Meet the moms behind “A Christmas Carol”


By John Moore

Being a working mother is hard enough. Being a working mother when you are an actor living in New York City is tougher. But being a working mother in New York City when you have a job that takes you back to Denver for two months every holiday season is a serious logistical odyssey.

Actors Christine Rowan and Stephanie Cozart are blessed, and they know it. They have both blood and professional families. They have husbands and daughters, and they have a creative home at the Denver Center for the Performing Arts that welcomes them home every November for the Theatre Company’s nearly annual staging of the Charles Dickens classic A Christmas Carol.

But still … it’s hard. Physically, emotionally and financially. The job only comes with one day off a week. Rehearsal days are often scheduled in 12-hour blocks. And now that the show open and running through Dec. 27, there are a whopping 10 shows a week to perform. A few glorious days each week, the actors don’t have to report until 6 p.m. But up to four days a week, they report to work for a daytime performance as early as 10 a.m., and they don’t get home from the evening show until 12 hours later.

That means almost nothing in their daily lives can be planned in advance. And oh yeah, there is a kid involved. In Rowan’s case, 11-month old Vivian Van Tuyl. In Cozart’s, 3-year-old Gwendolyn Harmsen.

Parenting and performing requires flexibility and creative scheduling. Rowan has her husband, Christopher Van Tuyl, with her in Denver taking the lead role on childcare. Cozart’s husband is Douglas Harmsen, an accomplished actor with a long history at the DCPA who is now a full-time, special-ed teacher back in New York. So Cozart employs a friend here in Denver to help take care of her daughter.

It’s wonderful and agonizing and frenetic and wearying for both couples all at once.


Q + A

John Moore: So what child-care logistics have you worked out while you are performing here in Denver?

Christine Rowan: For this first year of Vivian’s life, my husband and I decided that we would take turns working. Meaning we take turns accepting show offers. This is our fifth show since the baby was born. Either Christopher is designing lights, or I am working on the stage. The first time, Vivian was 4 weeks old, and we all flew out to California together so he could light Les Misérables for the Sierra Repertory Theatre. It’s working out great. Our thinking was that we would like to take advantage of one year of less income and more joy. We really wanted to spend time with this new baby together. And you only get to do that once.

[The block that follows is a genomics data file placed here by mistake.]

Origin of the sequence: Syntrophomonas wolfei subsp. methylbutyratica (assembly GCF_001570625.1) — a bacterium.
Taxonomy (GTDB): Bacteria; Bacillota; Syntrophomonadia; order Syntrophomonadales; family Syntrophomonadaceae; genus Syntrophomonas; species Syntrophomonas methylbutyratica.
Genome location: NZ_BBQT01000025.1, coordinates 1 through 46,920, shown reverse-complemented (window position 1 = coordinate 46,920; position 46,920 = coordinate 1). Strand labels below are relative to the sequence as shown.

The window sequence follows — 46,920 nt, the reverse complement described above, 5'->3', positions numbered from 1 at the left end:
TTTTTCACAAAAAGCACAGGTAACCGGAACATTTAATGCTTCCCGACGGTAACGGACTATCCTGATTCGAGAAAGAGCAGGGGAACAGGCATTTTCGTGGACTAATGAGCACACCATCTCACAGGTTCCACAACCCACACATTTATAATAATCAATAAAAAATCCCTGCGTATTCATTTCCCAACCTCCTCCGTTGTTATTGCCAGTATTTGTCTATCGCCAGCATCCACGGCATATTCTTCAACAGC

Stephanie Cozart: The first year of Gwen’s life, Doug was teaching. We spent the second year of her life acting, so we had to have child care. Gwen had really bad separation anxiety at first, so we thought all that travel and change would be good for her – and it was. Then Doug got another teaching job and he has turned down every acting job since. I have continued to take acting jobs. Sometimes I take Gwen with me. Sometimes I don’t. Two months ago, I came out here alone to do The Explorers’ Club at the Lone Tree Arts Center. Gwen stayed in New York with Doug, which was very difficult for me. That first week, it felt like someone had cut off my arm. And then it became this kind of ‘return to my youth’ experience. I had a really good time, I must say. So the woman babysitting Gwen now is an actor herself named Adrian. She called me and asked if I was coming out to do A Christmas Carol this year, and she wanted to offer her services. In fact, that is why I took the job. We were thinking I might turn down A Christmas Carol this year because we weren’t sure who would be her babysitter. And Adrian is someone Gwen already knew. So the cards were just right. Gwen is in preschool in New York three mornings a week, but we took her out of school. She’s 3, so that’s not that big a deal.

John Moore: From a financial point of view, is it worth it?

Stephanie Cozart: We crunched the numbers. It’s hard, because I give up so much of my paycheck to pay for childcare. And I pay Adrian a salary because paying hourly would not be fair to her. Our rehearsal schedule changes so much. There might be a day where I have almost an entire day free, and if I were paying hourly, she would get nothing. So we just agreed on a flat weekly rate, no matter what. We still come out ahead. Also (this being a union show), I get pension and health benefits. So it’s still worth it.